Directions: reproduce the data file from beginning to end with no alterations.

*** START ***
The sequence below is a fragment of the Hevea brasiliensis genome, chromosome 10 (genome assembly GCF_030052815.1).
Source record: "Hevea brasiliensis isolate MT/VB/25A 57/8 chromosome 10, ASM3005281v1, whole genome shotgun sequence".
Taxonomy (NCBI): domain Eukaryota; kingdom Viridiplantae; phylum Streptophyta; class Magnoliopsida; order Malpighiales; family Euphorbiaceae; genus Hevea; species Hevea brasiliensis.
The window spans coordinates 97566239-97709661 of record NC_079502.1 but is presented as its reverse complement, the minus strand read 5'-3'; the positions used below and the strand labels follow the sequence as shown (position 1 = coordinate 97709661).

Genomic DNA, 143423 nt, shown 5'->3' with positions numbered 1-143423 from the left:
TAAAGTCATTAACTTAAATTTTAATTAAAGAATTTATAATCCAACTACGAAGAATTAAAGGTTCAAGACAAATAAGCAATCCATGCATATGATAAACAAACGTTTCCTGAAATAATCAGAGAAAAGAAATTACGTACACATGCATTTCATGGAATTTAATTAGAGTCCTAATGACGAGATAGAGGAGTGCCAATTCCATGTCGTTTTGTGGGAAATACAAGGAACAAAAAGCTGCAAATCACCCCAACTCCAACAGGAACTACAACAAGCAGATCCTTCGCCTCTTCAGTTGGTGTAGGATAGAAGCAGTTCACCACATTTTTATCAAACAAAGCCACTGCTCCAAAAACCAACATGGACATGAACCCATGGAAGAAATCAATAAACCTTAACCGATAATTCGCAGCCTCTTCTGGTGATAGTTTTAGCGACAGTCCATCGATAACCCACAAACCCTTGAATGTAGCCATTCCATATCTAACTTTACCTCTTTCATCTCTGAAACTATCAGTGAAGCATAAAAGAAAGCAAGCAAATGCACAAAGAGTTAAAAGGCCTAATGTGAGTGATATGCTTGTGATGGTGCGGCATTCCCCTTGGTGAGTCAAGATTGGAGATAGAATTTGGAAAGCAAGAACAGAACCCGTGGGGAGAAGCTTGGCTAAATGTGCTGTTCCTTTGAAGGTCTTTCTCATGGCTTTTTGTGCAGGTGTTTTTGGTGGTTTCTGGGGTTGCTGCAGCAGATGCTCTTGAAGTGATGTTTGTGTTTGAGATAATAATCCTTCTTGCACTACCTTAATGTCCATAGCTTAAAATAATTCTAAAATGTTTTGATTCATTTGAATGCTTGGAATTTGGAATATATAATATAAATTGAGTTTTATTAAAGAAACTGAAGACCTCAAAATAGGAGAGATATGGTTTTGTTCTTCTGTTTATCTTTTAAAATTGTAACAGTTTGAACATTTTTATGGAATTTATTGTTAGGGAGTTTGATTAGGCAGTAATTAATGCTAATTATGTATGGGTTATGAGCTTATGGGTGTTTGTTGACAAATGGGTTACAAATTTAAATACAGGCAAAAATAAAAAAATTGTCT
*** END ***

The sequence below is a fragment of the Hevea brasiliensis genome, chromosome 10 (genome assembly GCF_030052815.1).
Source record: "Hevea brasiliensis isolate MT/VB/25A 57/8 chromosome 10, ASM3005281v1, whole genome shotgun sequence".
Taxonomy (NCBI): domain Eukaryota; kingdom Viridiplantae; phylum Streptophyta; class Magnoliopsida; order Malpighiales; family Euphorbiaceae; genus Hevea; species Hevea brasiliensis.
The window spans coordinates 97566239-97709661 of record NC_079502.1 but is presented as its reverse complement, the minus strand read 5'-3'; the positions used below and the strand labels follow the sequence as shown (position 1 = coordinate 97709661).

Genomic DNA, 143423 nt, shown 5'->3' with positions numbered 1-143423 from the left:
TAAAGTCATTAACTTAAATTTTAATTAAAGAATTTATAATCCAACTACGAAGAATTAAAGGTTCAAGACAAATAAGCAATCCATGCATATGATAAACAAACGTTTCCTGAAATAATCAGAGAAAAGAAATTACGTACACATGCATTTCATGGAATTTAATTAGAGTCCTAATGACGAGATAGAGGAGTGCCAATTCCATGTCGTTTTGTGGGAAATACAAGGAACAAAAAGCTGCAAATCACCCCAACTCCAACAGGAACTACAACAAGCAGATCCTTCGCCTCTTCAGTTGGTGTAGGATAGAAGCAGTTCACCACATTTTTATCAAACAAAGCCACTGCTCCAAAAACCAACATGGACATGAACCCATGGAAGAAATCAATAAACCTTAACCGATAATTCGCAGCCTCTTCTGGTGATAGTTTTAGCGACAGTCCATCGATAACCCACAAACCCTTGAATGTAGCCATTCCATATCTAACTTTACCTCTTTCATCTCTGAAACTATCAGTGAAGCATAAAAGAAAGCAAGCAAATGCACAAAGAGTTAAAAGGCCTAATGTGAGTGATATGCTTGTGATGGTGCGGCATTCCCCTTGGTGAGTCAAGATTGGAGATAGAATTTGGAAAGCAAGAACAGAACCCGTGGGGAGAAGCTTGGCTAAATGTGCTGTTCCTTTGAAGGTCTTTCTCATGGCTTTTTGTGCAGGTGTTTTTGGTGGTTTCTGGGGTTGCTGCAGCAGATGCTCTTGAAGTGATGTTTGTGTTTGAGATAATAATCCTTCTTGCACTACCTTAATGTCCATAGCTTAAAATAATTCTAAAATGTTTTGATTCATTTGAATGCTTGGAATTTGGAATATATAATATAAATTGAGTTTTATTAAAGAAACTGAAGACCTCAAAATAGGAGAGATATGGTTTTGTTCTTCTGTTTATCTTTTAAAATTGTAACAGTTTGAACATTTTTATGGAATTTATTGTTAGGGAGTTTGATTAGGCAGTAATTAATGCTAATTATGTATGGGTTATGAGCTTATGGGTGTTTGTTGACAAATGGGTTACAAATTTAAATACAGGCAAAAATAAAAAAATTGTCT